We make the following contributions. (1) We introduce a novel attention process that, in addition to direct attention, resolves visual references by modeling the sequential dependency of the current question on previous attentions through an associative attention memory; (2) We perform a comprehensive analysis of the capacity of our model for the visual reference resolution task using a synthetic visual dialog dataset (MNIST dialog) and obtain superior performance compared to all baseline models. (3) We test the proposed model in a visual dialog benchmark (VisDial visdial ) and show state-of-the-art performance with significantly fewer parameters.
|1||How many 9’s are there in the image?||four|
|2||How many brown digits are there among them?||one|
|3||What is the background color of the digit at the left of it?||white|
|4||What is the style of the digit?||flat|
|5||What is the color of the digit at the left of it?||blue|
|6||What is the number of the blue digit?||4|
|7||Are there other blue digits?||two|
2 Related Work
, focusing on different aspects of a dialog. While the conversations in the former contain free-form questions about arbitrary objects, the dialogs in the latter aim at object discovery through a series of yes/no questions. Reinforcement learning (RL) techniques were built upon those works invisdialRL and guesswhatRL . Das et al. visdialRL train two agents by playing image guessing games and show that they establish their own communication protocol and style of speech. In guesswhatRL , RL is directly used to improve the performance of agents in terms of the task completion rate of goal-oriented dialogs. However, the importance of previous references has not yet been explored in the visual dialog task.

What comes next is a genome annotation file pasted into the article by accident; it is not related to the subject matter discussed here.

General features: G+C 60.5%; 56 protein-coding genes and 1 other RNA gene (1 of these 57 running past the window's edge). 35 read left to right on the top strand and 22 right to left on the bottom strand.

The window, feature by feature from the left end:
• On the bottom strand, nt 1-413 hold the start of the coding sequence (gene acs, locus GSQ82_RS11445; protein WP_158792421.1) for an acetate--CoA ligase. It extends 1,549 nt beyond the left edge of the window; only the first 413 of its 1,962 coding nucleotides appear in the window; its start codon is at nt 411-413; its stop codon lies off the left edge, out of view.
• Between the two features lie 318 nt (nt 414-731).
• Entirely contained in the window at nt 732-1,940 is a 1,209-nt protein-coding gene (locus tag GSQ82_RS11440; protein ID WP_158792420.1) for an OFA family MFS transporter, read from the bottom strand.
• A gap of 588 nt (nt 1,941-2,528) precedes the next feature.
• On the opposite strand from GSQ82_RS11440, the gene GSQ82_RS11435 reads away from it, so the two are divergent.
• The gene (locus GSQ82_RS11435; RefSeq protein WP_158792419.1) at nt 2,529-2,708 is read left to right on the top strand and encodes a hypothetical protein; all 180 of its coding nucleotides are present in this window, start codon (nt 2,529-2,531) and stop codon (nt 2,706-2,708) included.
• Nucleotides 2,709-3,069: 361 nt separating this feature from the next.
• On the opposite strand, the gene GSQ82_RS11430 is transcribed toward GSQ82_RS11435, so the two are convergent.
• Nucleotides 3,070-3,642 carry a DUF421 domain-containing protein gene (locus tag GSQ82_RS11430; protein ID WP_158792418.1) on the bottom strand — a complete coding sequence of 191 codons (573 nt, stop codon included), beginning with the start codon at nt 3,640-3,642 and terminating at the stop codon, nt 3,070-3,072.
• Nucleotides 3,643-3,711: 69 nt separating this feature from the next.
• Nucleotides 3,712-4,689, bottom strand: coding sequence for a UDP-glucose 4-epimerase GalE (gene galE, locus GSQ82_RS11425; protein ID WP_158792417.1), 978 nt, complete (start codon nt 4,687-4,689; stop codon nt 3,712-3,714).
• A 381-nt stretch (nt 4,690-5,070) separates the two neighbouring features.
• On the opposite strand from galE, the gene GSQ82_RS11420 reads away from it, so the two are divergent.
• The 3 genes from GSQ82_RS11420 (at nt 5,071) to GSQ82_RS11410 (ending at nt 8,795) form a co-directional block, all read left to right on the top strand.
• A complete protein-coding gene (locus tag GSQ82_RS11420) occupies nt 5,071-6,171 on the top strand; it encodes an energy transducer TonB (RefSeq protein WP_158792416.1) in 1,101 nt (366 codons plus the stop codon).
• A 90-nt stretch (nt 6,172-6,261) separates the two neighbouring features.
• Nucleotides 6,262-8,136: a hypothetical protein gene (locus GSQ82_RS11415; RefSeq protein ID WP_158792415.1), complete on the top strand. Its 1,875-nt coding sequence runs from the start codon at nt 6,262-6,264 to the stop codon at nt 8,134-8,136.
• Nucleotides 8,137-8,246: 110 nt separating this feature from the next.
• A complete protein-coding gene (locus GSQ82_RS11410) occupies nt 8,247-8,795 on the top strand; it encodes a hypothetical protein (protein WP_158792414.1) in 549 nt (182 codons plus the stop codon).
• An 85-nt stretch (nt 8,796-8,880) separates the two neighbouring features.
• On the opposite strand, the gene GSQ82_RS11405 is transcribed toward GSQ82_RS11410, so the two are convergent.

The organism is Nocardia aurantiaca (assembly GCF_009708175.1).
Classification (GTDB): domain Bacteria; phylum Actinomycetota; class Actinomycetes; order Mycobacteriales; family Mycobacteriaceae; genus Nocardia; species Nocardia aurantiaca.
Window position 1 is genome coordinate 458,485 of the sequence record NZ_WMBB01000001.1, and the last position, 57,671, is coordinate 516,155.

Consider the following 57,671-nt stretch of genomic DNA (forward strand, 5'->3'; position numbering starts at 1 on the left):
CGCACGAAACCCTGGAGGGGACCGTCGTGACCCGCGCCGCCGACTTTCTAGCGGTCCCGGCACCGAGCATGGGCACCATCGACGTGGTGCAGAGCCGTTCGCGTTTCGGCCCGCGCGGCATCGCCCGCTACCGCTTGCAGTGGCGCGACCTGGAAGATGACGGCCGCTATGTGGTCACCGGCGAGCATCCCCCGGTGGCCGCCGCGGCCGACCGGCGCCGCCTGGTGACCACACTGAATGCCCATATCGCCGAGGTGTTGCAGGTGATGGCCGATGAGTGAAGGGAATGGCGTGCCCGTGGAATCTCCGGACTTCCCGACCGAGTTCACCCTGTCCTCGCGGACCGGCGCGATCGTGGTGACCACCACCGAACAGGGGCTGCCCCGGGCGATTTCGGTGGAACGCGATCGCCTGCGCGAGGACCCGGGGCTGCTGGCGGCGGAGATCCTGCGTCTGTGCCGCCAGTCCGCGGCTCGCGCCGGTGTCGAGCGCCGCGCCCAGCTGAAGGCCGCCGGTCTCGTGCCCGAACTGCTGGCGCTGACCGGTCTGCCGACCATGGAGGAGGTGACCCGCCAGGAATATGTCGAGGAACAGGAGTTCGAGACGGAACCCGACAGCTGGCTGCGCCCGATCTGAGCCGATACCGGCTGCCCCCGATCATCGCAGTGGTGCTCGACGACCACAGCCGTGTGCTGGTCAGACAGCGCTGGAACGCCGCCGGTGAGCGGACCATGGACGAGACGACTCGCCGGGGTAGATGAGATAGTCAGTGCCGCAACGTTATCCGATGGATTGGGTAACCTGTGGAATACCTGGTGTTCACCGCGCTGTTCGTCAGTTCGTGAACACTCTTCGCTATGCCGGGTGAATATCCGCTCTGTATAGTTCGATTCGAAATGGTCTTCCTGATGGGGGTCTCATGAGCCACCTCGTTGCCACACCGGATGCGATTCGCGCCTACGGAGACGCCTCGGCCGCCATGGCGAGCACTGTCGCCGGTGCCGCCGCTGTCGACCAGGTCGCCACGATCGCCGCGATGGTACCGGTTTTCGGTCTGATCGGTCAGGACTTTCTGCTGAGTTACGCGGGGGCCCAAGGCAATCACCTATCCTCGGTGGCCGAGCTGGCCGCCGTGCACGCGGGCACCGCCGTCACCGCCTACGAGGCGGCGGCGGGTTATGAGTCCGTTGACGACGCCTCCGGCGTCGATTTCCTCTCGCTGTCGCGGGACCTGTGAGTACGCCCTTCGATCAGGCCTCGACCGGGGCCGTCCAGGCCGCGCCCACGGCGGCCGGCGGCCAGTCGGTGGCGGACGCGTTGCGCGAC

Attention for Visual Reference Resolution
While visual dialog is a recent task, VQA has been studied extensively and attention models have been known to be beneficial for answering independent questionsaskAtt ; stackAtt ; snuAtt ; compQA ; NMN ; hierATT ; multiBilin . However, none of those methods incorporate visual reference resolution, which is neither necessary nor possible in VQA but essential in visual dialog. Beyond VQA, attention models are used to find visual groundings of linguistic expressions in a variety of other multi-modal tasks, such as image captioning muncaption ; showAtt , VQA in videos marioQA , and visual attributes prediction PAN . Common to most of these works, an attention is obtained from a single embedding of all linguistic inputs. Instead, we propose a model that embeds each question in a dialog separately and calculates the current question’s attention by resolving its sequential dependencies through an attention memory and a dynamic attention combination process. We calculate an attention through a dynamic composition process taking advantage of a question’s semantic structure, which is similar to compQA and NMN . However, the proposed method still differs in that our attention process is designed to deal with ambiguous expressions in dialogs by dynamically analyzing the dependencies of questions at each time step. In contrast, compQA and NMN obtain the attention for a question based on its compositional semantics that is completely given at the time of the network structure prediction.
Memory for Question Answering